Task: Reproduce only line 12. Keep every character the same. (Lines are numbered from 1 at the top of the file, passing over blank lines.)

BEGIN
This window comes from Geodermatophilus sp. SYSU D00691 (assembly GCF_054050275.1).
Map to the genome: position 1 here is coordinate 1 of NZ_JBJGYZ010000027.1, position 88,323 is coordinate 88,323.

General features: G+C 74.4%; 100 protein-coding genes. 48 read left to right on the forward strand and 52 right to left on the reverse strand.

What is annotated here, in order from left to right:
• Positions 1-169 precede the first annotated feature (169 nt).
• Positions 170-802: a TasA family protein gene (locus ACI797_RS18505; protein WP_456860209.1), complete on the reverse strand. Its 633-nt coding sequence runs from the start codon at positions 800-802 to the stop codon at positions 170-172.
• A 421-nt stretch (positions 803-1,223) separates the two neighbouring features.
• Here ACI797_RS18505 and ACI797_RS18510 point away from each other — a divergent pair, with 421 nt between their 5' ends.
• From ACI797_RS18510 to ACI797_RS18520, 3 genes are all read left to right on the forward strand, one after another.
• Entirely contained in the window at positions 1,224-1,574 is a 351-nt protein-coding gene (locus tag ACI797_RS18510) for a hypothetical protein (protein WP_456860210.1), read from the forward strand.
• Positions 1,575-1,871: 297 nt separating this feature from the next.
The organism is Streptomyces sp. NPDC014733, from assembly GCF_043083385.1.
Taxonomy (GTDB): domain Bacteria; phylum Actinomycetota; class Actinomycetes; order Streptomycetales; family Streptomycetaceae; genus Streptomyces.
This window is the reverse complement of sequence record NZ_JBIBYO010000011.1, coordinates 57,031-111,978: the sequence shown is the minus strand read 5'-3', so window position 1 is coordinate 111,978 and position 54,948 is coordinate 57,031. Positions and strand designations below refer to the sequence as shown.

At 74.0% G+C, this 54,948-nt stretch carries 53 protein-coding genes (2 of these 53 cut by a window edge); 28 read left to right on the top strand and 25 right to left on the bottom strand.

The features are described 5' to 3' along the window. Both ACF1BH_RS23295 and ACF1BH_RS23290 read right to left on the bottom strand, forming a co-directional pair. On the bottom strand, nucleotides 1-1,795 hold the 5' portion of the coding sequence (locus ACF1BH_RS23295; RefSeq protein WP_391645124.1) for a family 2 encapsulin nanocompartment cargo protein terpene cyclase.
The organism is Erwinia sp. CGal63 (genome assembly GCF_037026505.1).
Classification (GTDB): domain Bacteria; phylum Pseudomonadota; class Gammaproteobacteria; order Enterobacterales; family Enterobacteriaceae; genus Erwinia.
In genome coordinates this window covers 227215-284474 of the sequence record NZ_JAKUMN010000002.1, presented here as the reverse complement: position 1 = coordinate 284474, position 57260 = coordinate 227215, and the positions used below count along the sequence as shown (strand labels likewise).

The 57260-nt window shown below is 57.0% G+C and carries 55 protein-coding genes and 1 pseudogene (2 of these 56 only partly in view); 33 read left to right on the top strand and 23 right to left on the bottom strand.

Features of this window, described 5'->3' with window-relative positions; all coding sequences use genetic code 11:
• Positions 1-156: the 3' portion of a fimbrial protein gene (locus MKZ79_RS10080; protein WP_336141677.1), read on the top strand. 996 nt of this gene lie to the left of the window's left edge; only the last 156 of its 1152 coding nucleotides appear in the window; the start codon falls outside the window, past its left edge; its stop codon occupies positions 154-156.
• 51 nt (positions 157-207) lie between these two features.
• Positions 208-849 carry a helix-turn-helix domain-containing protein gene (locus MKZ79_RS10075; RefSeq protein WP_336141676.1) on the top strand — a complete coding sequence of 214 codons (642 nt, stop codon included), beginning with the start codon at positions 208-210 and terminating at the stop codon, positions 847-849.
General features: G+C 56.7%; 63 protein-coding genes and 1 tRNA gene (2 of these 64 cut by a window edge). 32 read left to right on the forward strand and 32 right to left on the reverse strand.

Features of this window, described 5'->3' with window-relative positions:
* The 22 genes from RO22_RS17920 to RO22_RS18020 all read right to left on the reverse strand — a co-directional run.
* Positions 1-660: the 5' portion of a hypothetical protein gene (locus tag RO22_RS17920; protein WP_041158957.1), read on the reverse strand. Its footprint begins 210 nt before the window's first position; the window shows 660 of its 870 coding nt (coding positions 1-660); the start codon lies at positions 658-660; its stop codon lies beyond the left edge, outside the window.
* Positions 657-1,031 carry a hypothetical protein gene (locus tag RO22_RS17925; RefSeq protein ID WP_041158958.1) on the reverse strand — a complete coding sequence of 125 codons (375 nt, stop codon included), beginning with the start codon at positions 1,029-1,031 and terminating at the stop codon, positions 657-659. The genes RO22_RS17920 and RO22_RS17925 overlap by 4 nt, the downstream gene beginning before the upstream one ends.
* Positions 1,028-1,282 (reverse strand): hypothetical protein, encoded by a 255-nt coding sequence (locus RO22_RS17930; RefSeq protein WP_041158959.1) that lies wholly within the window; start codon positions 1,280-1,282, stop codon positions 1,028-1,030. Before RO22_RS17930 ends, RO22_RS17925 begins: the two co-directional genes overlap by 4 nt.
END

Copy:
The organism is Streptomyces sp. NPDC014733, from assembly GCF_043083385.1.